TM - I did with Rachel Rising. The first issue came out the month after Echo ended. No break. But it was 9 months between the last issue of SiP and the start of Echo. I had no idea what I was going to do after SiP, I was so fried and empty.

SM - Do you have your next series planned ready for when you wrap up Rachel Rising and if so what, if anything, can you tell us about it?

TM - Yes, there is a new series outlined and ready to go. I have learned to say nothing in advance.

SM - How difficult is it to launch a new title within the industry now? You naturally have your fans that follow you from title to title and you are always critically well received, but is it difficult to reach a new audience?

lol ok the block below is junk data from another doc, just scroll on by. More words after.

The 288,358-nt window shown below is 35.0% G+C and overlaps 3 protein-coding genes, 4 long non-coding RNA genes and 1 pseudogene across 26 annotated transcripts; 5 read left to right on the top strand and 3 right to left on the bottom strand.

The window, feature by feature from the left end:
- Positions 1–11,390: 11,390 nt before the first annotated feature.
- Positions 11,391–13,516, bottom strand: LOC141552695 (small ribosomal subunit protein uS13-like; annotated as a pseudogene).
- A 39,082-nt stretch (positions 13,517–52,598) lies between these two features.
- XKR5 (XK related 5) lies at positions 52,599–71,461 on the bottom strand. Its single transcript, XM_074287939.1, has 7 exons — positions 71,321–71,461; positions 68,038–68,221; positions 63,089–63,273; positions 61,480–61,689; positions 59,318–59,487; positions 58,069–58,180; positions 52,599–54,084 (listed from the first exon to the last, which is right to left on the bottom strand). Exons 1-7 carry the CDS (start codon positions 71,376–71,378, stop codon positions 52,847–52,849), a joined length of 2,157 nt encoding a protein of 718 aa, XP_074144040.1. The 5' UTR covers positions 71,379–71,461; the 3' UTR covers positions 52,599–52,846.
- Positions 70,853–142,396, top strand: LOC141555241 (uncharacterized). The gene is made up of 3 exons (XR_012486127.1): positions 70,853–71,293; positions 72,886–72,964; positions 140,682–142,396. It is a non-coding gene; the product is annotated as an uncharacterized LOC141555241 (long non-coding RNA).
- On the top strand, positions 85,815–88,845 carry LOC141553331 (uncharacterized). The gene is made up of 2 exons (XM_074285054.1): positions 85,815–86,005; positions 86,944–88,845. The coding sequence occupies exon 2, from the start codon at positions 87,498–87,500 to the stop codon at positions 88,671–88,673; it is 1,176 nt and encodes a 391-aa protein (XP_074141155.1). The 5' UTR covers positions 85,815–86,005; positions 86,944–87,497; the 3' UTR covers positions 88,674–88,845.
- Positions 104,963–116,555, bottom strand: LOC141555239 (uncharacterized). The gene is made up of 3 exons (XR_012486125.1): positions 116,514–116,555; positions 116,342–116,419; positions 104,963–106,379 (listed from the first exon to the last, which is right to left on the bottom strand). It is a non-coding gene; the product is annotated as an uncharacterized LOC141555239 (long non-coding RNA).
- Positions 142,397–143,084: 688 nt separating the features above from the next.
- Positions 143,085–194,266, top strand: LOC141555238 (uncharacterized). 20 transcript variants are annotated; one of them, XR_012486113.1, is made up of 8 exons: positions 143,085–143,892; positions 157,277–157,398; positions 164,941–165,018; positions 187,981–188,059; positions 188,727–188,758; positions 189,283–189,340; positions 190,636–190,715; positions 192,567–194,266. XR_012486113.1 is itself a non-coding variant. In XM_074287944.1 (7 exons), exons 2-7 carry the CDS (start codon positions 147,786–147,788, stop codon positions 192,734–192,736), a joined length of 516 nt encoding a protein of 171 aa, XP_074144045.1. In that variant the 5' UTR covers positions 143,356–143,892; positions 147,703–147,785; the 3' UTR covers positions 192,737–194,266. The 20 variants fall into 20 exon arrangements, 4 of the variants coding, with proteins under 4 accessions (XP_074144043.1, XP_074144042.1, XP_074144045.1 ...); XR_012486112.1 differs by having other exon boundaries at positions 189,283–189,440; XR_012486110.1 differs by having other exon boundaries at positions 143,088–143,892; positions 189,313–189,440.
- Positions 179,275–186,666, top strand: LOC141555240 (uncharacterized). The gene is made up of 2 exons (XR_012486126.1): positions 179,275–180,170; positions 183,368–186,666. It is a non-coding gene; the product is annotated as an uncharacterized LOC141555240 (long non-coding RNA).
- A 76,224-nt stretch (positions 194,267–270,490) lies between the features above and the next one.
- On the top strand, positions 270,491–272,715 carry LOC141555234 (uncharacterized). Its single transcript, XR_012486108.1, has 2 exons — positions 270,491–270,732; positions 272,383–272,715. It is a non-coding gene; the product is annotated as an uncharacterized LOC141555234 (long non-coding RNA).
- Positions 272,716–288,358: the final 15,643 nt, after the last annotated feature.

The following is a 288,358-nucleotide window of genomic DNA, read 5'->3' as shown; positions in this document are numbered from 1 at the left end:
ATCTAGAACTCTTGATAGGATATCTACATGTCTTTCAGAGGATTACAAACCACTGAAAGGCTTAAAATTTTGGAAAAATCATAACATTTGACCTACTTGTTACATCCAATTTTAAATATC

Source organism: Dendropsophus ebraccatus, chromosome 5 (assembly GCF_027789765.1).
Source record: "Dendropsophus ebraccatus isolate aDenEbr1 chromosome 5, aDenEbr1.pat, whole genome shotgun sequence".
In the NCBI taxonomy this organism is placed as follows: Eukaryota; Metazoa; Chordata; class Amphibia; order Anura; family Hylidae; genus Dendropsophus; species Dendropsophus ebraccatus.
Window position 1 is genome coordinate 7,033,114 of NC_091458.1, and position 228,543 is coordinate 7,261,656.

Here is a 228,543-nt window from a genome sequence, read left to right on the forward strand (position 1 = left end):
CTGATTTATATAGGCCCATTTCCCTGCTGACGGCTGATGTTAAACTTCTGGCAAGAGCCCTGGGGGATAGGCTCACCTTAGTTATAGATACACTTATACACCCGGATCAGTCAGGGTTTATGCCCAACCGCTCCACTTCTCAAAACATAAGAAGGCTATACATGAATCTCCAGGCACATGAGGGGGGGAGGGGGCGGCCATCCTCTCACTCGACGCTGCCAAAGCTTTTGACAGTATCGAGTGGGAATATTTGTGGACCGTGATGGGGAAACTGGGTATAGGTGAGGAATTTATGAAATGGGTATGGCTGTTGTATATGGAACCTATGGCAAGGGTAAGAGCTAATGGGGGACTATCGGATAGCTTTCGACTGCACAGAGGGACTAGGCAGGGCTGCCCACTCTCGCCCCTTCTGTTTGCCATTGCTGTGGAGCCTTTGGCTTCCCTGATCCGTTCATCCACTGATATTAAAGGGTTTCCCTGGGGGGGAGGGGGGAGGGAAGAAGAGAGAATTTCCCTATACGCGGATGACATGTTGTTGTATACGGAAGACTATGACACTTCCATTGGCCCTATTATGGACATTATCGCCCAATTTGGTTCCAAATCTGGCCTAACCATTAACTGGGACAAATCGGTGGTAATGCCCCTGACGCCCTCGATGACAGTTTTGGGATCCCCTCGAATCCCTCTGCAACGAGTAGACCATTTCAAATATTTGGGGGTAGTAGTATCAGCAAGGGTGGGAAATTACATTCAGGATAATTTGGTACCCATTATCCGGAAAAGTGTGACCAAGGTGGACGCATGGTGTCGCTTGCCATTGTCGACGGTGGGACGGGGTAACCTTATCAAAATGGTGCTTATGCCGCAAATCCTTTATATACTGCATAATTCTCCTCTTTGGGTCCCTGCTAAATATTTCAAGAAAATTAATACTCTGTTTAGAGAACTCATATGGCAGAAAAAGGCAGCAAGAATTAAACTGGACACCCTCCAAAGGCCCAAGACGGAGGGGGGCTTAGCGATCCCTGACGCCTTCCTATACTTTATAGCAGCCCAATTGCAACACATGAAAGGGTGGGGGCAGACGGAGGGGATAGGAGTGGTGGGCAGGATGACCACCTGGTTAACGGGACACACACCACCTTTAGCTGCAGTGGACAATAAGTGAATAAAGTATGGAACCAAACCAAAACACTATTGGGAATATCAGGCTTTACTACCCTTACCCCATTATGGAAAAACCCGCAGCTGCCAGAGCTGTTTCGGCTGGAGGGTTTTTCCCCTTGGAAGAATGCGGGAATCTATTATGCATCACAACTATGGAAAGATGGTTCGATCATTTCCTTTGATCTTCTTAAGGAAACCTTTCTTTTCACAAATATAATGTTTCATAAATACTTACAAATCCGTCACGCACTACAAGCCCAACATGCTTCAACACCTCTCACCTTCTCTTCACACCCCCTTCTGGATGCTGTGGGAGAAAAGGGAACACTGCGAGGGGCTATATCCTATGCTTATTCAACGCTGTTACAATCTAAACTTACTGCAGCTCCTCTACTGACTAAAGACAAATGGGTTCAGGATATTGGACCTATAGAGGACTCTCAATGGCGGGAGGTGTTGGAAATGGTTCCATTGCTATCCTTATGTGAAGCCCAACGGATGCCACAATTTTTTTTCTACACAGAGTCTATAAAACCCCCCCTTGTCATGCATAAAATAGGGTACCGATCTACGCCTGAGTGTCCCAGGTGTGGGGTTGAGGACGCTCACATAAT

TM - Yes, it is! The world is constantly wanting to turn away and leave you behind. You have to stay out front and make books that are too good to be ignored. Or take your clothes off. Those are your two options. Nobody should ever see me without my He-Man underoos on so, I have to write books. 

SM - All 3 of your series have centred around strong, well written female characters. What made you decide to have a female at the centre of your stories? 

TM - I'm not interested in men. Simple as that. If I'm going to spend the rest of my life obsessing over characters, I'd rather obsess over women than men.

SM - How easy do you find it to write female characters and how do you go about finding a female voice (something a lot of male writers think they can do, but actually don't)?